“Kristallnacht” must not be abused as an icon for those who wish to decouple the Jewish victims of Nazism from their heirs, the Jewish victims of today—whether in Israel or Diaspora. It is, indeed, so much easier to mourn for the Jewish dead of 75 years ago than for those of today.
Was the Berlin Jewish Museum created, at the cost of Germany’s taxpayers and international donations, to demonize Israel, serve as a fig leaf for antisemitism and to commit memoricide—the murder of the memory of those murdered?
Klug’s response to me:
One of the worst things about this hate campaign is that it detracts so much from the solemnity of the occasion — Kristallnacht — and the seriousness of the subject: antisemitism.
As readers’ comments show, I am now a Nazi and a total monster in the eyes of some people. I worry a little about this. We know from the history of antisemitism that hate speech leads, sooner or later, to violent acts. It’s all so incredibly ironic.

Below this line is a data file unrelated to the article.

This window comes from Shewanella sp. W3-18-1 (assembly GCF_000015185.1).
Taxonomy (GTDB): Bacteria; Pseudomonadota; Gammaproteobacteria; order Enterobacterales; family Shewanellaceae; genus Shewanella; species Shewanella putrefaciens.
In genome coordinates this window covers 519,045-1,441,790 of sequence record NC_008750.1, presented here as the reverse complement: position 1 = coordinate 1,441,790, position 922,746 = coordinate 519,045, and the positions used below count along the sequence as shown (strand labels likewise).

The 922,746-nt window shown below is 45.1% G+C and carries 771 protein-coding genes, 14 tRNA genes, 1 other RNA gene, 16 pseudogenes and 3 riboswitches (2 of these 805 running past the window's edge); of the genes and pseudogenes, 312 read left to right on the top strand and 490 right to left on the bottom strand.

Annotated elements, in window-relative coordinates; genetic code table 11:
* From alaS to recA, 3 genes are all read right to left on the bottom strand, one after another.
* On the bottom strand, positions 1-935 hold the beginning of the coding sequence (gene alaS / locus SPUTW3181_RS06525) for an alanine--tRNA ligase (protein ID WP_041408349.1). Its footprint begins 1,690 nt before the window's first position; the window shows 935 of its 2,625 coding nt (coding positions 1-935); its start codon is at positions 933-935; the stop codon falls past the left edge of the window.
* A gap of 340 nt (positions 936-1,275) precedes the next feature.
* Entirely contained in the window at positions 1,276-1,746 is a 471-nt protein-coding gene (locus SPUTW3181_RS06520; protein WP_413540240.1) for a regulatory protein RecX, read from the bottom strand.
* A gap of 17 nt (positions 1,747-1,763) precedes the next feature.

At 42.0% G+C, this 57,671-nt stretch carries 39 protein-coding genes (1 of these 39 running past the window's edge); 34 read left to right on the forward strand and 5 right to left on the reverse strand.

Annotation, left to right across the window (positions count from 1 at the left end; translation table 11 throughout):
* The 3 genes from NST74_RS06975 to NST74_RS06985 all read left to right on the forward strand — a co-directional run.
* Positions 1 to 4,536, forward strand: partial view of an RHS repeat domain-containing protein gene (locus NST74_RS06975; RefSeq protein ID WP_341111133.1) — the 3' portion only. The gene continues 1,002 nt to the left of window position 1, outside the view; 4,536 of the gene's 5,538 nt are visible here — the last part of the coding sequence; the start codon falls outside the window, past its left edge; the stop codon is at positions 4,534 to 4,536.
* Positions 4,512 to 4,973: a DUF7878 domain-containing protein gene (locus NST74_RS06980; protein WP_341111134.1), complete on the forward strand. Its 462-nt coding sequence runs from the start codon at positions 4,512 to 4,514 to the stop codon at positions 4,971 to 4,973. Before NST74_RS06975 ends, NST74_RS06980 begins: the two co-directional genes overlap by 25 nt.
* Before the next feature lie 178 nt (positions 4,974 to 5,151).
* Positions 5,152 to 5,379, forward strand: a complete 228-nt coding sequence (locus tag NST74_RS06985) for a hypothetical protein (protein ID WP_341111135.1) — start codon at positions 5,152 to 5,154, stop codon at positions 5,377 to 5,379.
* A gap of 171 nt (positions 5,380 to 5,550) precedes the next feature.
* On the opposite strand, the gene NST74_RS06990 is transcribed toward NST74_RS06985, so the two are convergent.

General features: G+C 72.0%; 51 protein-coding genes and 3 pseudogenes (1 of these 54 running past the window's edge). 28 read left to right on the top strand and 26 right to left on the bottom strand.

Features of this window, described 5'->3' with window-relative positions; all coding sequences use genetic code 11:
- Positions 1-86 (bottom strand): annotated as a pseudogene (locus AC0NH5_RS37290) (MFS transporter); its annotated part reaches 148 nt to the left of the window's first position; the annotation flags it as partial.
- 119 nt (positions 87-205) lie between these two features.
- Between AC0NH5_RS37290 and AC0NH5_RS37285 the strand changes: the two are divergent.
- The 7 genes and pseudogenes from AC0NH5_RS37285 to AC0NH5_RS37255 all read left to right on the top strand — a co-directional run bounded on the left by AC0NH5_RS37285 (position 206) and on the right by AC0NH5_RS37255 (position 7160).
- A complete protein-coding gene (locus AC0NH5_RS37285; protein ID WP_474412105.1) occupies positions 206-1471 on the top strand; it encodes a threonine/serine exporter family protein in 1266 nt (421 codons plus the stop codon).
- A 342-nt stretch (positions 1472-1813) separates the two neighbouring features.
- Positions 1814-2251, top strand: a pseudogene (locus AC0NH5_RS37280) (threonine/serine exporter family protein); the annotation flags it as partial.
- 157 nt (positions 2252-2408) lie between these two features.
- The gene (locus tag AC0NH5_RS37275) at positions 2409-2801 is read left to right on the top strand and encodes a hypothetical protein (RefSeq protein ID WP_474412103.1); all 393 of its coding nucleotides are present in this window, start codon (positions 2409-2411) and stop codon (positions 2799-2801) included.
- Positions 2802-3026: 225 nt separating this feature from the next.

Klug is an Oxford scholar and author of Being Jewish and Doing Justice, a collection that included a superb essay that is also cited in the dossier, his piece on the absurdity of demanding of those who engage in the debate over the conflict, as a “ticket to ride,” that they affirm that “Israel has a right to exist.” Agreeing to that condition, Klug wrote, is giving a blank check to those who state that Israel is the state of the Jews. Klug refused to issue the affirmation, or its denial either, as a premise for his engagement.
He says that this JTA report is quite fair, if not entirely accurate. Excerpt:
Among the critics’ claims is that Klug denies Israel’s right to exist.
The accusation and others are false, Klug told JTA in a weekend email.
“My attorney has confirmed that the dossier is defamatory and … I am weighing my options,” said Klug, who has been active in British Jewish movements that are critical of some Israeli policies on the Palestinians.